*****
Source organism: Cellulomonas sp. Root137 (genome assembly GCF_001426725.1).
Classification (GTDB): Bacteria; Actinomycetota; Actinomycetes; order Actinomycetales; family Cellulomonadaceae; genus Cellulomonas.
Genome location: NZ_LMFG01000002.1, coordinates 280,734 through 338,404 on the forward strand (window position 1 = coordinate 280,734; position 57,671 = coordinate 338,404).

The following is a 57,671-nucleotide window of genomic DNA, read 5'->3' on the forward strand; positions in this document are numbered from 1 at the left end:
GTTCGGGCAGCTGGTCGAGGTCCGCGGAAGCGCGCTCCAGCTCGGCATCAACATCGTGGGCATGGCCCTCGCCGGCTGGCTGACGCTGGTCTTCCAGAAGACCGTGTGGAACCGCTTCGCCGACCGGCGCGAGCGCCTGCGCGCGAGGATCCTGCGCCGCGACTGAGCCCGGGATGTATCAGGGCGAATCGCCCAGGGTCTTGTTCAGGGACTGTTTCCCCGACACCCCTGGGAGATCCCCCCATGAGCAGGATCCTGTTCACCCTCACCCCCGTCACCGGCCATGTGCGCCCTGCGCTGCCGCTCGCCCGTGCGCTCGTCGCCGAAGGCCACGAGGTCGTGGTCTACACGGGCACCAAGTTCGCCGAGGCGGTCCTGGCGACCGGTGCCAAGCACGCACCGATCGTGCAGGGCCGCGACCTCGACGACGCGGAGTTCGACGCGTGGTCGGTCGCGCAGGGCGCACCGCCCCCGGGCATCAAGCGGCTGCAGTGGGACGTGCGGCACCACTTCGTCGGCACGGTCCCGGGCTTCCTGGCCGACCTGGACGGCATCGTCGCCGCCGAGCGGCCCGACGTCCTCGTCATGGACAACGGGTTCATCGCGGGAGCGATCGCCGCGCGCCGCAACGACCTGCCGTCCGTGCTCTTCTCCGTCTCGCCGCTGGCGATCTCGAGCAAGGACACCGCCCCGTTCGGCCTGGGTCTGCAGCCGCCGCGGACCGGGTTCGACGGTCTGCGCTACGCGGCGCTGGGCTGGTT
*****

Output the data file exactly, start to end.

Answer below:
Source organism: Cellulomonas sp. Root137 (genome assembly GCF_001426725.1).
Classification (GTDB): Bacteria; Actinomycetota; Actinomycetes; order Actinomycetales; family Cellulomonadaceae; genus Cellulomonas.
Genome location: NZ_LMFG01000002.1, coordinates 280,734 through 338,404 on the forward strand (window position 1 = coordinate 280,734; position 57,671 = coordinate 338,404).

The following is a 57,671-nucleotide window of genomic DNA, read 5'->3' on the forward strand; positions in this document are numbered from 1 at the left end:
GTTCGGGCAGCTGGTCGAGGTCCGCGGAAGCGCGCTCCAGCTCGGCATCAACATCGTGGGCATGGCCCTCGCCGGCTGGCTGACGCTGGTCTTCCAGAAGACCGTGTGGAACCGCTTCGCCGACCGGCGCGAGCGCCTGCGCGCGAGGATCCTGCGCCGCGACTGAGCCCGGGATGTATCAGGGCGAATCGCCCAGGGTCTTGTTCAGGGACTGTTTCCCCGACACCCCTGGGAGATCCCCCCATGAGCAGGATCCTGTTCACCCTCACCCCCGTCACCGGCCATGTGCGCCCTGCGCTGCCGCTCGCCCGTGCGCTCGTCGCCGAAGGCCACGAGGTCGTGGTCTACACGGGCACCAAGTTCGCCGAGGCGGTCCTGGCGACCGGTGCCAAGCACGCACCGATCGTGCAGGGCCGCGACCTCGACGACGCGGAGTTCGACGCGTGGTCGGTCGCGCAGGGCGCACCGCCCCCGGGCATCAAGCGGCTGCAGTGGGACGTGCGGCACCACTTCGTCGGCACGGTCCCGGGCTTCCTGGCCGACCTGGACGGCATCGTCGCCGCCGAGCGGCCCGACGTCCTCGTCATGGACAACGGGTTCATCGCGGGAGCGATCGCCGCGCGCCGCAACGACCTGCCGTCCGTGCTCTTCTCCGTCTCGCCGCTGGCGATCTCGAGCAAGGACACCGCCCCGTTCGGCCTGGGTCTGCAGCCGCCGCGGACCGGGTTCGACGGTCTGCGCTACGCGGCGCTGGGCTGGTT